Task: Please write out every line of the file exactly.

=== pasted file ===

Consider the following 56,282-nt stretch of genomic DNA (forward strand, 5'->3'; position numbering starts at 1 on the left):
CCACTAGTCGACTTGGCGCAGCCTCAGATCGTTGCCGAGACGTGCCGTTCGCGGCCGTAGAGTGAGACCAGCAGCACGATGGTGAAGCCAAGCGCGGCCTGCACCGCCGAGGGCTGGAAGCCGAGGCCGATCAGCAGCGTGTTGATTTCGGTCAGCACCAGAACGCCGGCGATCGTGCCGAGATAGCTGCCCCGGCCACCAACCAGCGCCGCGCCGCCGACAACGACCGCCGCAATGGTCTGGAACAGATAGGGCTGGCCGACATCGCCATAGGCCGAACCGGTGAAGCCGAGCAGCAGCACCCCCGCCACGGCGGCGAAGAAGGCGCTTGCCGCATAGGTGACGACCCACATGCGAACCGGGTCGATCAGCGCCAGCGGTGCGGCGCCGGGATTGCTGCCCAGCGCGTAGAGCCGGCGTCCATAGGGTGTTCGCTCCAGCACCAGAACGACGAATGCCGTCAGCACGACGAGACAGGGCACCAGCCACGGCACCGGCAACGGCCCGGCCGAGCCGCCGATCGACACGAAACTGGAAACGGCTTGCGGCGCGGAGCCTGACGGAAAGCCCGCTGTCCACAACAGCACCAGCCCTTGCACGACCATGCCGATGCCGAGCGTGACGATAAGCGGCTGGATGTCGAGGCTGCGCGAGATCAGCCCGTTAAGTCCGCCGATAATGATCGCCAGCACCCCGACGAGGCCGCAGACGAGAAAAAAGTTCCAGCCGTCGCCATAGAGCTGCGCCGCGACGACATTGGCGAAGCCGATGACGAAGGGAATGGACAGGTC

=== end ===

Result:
Consider the following 56,282-nt stretch of genomic DNA (forward strand, 5'->3'; position numbering starts at 1 on the left):
CCACTAGTCGACTTGGCGCAGCCTCAGATCGTTGCCGAGACGTGCCGTTCGCGGCCGTAGAGTGAGACCAGCAGCACGATGGTGAAGCCAAGCGCGGCCTGCACCGCCGAGGGCTGGAAGCCGAGGCCGATCAGCAGCGTGTTGATTTCGGTCAGCACCAGAACGCCGGCGATCGTGCCGAGATAGCTGCCCCGGCCACCAACCAGCGCCGCGCCGCCGACAACGACCGCCGCAATGGTCTGGAACAGATAGGGCTGGCCGACATCGCCATAGGCCGAACCGGTGAAGCCGAGCAGCAGCACCCCCGCCACGGCGGCGAAGAAGGCGCTTGCCGCATAGGTGACGACCCACATGCGAACCGGGTCGATCAGCGCCAGCGGTGCGGCGCCGGGATTGCTGCCCAGCGCGTAGAGCCGGCGTCCATAGGGTGTTCGCTCCAGCACCAGAACGACGAATGCCGTCAGCACGACGAGACAGGGCACCAGCCACGGCACCGGCAACGGCCCGGCCGAGCCGCCGATCGACACGAAACTGGAAACGGCTTGCGGCGCGGAGCCTGACGGAAAGCCCGCTGTCCACAACAGCACCAGCCCTTGCACGACCATGCCGATGCCGAGCGTGACGATAAGCGGCTGGATGTCGAGGCTGCGCGAGATCAGCCCGTTAAGTCCGCCGATAATGATCGCCAGCACCCCGACGAGGCCGCAGACGAGAAAAAAGTTCCAGCCGTCGCCATAGAGCTGCGCCGCGACGACATTGGCGAAGCCGATGACGAAGGGAATGGACAGGTC